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Montana Field Guide

Montana Field Guides

  • Home - Other Field Guides
    • Kingdom - Animals - Animalia
      • Phylum - Spiders, Insects, and Crustaceans - Arthropoda
        • Class - Insects - Insecta
          • Order - Sawflies / Wasps / Bees / Ants - Hymenoptera
            • Family - Bumble, Honey, Carpenter, Stingless, & Orchid Bees - Apidae
              • Species - Sitka Bumble Bee - Bombus sitkensis
Sitka Bumble Bee - Bombus sitkensis
Other Names:  Pyrobombus sitkensis

Native Species

Global Rank: G4
State Rank: SNR

Agency Status


External Links

General Description
For definitions and diagrams of bumble bee morphology please see the Montana State Entomology Collection's Bumble Bee Morphology page. A medium-tongued, small-sized bumble bee: queens 15-20 mm in length, workers 9-14 mm. Hair long, shaggy, uneven; head length medium, cheek as long as wide; mid-leg basitarsus with back far corner rounded, hind-leg tibia outer surface flat and hairless (except fringe) forming pollen basket; hair on upper surface of thorax yellow but densely intermixed with black especially between wings and on scutellum; T1 yellow, T2 with yellow often narrowly interrupted by black especially at back or intermixed with black, T5 almost entirely pale brownish yellow (yellow and orange hairs intermixed). Males 9-14 mm in length; eyes similar in size and shape to eyes of any female Bombus; antennae medium length, flagellum 3X longer than scape; hair color pattern similar to queens and workers, but upper side of thorax with more yellow hair intermixed with black between wings; T3 usually with pale fringe of yellow hair at back or entirely yellow (Koch et al. 2012, Williams et al. 2014).

Across the range, queens reported March to September, workers April to September, males April to October (Williams et al. 2014). In Washington, queens reported March to August, workers May to October, males April to October (Koch et al. 2012); in California, queens late January to early December, workers early March to late September, males early April to early September (Thorp et al. 1983).

Diagnostic Characteristics
Please see the Montana State Entomology Collection's Key to Female Bumble Bees in Montana. Females told from other Montana Bombus by a combination of hind-leg tibia outer surface concave and hairless (except fringe) forming a pollen basket; T1-2 and T4-5 with yellow and/or orange hairs; cheek as long or slightly longer than wide; scutum cloudy (yellow and black hairs intermixed); scutellum distinctly darker than scutum (many black hairs intermixed throughout).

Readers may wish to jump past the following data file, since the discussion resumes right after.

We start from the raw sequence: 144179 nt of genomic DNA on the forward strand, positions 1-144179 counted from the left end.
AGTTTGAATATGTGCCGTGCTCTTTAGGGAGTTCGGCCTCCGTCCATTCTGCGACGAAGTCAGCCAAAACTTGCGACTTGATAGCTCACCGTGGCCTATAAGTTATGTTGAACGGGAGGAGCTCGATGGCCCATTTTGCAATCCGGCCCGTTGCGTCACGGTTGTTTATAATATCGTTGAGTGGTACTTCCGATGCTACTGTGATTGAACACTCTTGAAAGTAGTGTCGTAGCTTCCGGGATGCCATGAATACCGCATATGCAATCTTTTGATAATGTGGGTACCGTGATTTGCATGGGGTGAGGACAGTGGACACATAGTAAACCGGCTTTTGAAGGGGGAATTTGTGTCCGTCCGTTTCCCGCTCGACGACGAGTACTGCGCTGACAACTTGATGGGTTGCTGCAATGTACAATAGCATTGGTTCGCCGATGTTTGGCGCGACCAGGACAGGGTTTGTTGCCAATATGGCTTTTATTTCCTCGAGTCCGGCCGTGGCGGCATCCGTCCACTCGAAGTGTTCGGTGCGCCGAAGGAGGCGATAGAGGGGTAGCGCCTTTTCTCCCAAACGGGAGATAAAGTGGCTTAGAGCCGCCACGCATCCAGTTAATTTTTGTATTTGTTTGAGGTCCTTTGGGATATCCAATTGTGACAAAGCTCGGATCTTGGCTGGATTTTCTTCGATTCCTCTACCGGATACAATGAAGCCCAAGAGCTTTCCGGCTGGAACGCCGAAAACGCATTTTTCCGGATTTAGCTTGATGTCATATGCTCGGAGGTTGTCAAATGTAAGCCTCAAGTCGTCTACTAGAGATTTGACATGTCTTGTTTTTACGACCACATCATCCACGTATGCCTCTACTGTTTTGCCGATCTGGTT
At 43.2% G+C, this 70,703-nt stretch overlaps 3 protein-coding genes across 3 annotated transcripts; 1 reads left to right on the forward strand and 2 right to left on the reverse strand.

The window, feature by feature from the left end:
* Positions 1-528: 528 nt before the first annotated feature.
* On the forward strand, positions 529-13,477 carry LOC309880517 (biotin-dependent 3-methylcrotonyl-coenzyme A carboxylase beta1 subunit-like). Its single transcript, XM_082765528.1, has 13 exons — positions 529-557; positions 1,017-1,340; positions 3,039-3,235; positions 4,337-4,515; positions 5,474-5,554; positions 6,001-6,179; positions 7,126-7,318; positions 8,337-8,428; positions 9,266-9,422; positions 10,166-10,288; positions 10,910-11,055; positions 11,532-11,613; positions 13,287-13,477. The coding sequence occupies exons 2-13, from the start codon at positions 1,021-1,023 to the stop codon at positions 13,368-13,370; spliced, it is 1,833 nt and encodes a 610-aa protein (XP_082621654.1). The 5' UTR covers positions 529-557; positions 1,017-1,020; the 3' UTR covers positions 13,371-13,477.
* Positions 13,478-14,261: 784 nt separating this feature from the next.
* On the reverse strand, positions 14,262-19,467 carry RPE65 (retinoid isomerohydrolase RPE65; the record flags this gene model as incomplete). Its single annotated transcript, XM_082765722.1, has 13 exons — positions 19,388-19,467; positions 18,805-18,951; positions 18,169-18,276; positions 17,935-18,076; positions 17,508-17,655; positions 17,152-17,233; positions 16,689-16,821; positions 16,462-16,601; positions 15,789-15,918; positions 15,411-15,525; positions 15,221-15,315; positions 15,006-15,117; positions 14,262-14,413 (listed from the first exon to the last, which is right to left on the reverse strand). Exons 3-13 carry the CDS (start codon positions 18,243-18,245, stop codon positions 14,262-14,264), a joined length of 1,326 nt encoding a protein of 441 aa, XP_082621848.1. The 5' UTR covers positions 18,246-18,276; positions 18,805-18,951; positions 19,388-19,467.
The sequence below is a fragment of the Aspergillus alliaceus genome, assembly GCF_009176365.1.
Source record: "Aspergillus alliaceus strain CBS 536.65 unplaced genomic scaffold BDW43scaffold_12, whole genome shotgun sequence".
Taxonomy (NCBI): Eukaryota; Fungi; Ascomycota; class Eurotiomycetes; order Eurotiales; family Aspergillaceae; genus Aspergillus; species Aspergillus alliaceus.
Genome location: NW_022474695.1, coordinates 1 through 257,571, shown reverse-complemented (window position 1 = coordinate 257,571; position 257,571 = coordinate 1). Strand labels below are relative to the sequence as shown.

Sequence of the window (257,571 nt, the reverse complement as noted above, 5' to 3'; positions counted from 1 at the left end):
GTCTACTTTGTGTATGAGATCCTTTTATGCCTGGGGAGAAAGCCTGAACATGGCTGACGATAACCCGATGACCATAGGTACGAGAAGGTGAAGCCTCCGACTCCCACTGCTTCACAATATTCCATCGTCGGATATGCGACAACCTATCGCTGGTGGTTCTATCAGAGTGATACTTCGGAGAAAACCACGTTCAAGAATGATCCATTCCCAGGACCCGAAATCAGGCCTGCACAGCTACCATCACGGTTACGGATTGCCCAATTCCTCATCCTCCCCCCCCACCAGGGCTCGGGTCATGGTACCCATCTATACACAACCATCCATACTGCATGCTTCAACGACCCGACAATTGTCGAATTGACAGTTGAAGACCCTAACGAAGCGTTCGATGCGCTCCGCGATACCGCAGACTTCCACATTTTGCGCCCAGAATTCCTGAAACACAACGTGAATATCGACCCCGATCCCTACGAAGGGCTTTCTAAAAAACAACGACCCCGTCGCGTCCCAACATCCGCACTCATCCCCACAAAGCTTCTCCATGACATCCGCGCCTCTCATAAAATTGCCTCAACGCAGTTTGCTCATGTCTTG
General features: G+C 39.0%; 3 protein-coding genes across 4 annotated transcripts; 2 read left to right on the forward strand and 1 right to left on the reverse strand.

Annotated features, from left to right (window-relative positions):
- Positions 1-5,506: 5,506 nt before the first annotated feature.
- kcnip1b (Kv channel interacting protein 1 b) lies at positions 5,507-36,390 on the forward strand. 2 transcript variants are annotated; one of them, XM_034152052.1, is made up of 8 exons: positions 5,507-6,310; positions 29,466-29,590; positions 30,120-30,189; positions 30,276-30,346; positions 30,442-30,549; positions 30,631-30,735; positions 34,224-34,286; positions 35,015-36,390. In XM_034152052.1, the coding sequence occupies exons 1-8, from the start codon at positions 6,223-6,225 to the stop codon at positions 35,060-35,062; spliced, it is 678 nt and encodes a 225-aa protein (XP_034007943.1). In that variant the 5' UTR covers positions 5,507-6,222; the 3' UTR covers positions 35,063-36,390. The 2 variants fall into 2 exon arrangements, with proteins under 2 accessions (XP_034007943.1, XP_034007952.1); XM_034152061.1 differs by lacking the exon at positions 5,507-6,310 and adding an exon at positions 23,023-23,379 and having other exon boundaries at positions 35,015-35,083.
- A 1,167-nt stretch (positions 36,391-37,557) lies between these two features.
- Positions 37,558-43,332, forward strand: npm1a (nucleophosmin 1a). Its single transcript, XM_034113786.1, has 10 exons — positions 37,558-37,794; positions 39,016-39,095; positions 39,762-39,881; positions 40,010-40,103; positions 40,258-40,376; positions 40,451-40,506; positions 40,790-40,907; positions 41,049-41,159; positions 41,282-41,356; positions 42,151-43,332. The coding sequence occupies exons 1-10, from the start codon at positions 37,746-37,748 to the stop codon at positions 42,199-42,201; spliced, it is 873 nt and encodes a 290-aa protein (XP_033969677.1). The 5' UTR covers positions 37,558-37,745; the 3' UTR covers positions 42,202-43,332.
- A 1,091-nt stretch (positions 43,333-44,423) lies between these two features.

Species Range
Resident Year Round

Recorded Montana Distribution

Click the map for additional distribution information.
Distributional Information Provided in Collaboration with the
Montana Entomology Collection at Montana State University


Range Comments
Along the Pacific Coast from southern Alaska to central California in the Cascade Mountains and Coast Ranges, and inland in the Rocky Mountains from central British Columbia and Alberta south through northern Idaho, western Montana, to extreme northwestern Wyoming (Koch at al. 2012, Williams et al. 2014). Some possible declines in urban range due to competition with Bombus vosnesenskii (McFrederick and LeBuhn 2006).

Open grassy prairie, montane meadows, urban gardens and parks, commercial blueberry and cranberry cropland (McFrederick and LeBuhn 2006, Ratti et al. 2008, Wojcik et al. 2008, Williams et al. 2014).
Predicted Suitable Habitat Model

This species has a Predicted Suitable Habitat Model available.

To learn how these Models were created see

Food Habits
Feeds on a variety of flowers, including Aquilegia, Brassica, Ceanothus, Cirsium, Epilobium, Lathyrus, Lupinus, Phacelia, Rhododendron, Ribes, Rosa, Rubus, Salix, Solidago, Stachys, Symphyotrichum, Vaccinium and Vicia (Thorp et al. 1983, Ratti et al. 2008, Wilson et al. 2010, Koch et al. 2012, Williams et al. 2014). A minor pollinator in crops of commercial Vaccinium (highbush blueberry and cranberry) in southern British Columbia (Ratti et al. 2008).

Reproductive Characteristics
Little information. Nests built underground, presumably in rodent burrows (McFrederick and LeBuhn 2006). Males patrol circuits in search of queens (Williams et al. 2014).

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Citation for data on this website:
Sitka Bumble Bee — Bombus sitkensis.  Montana Field Guide.  .  Retrieved on , from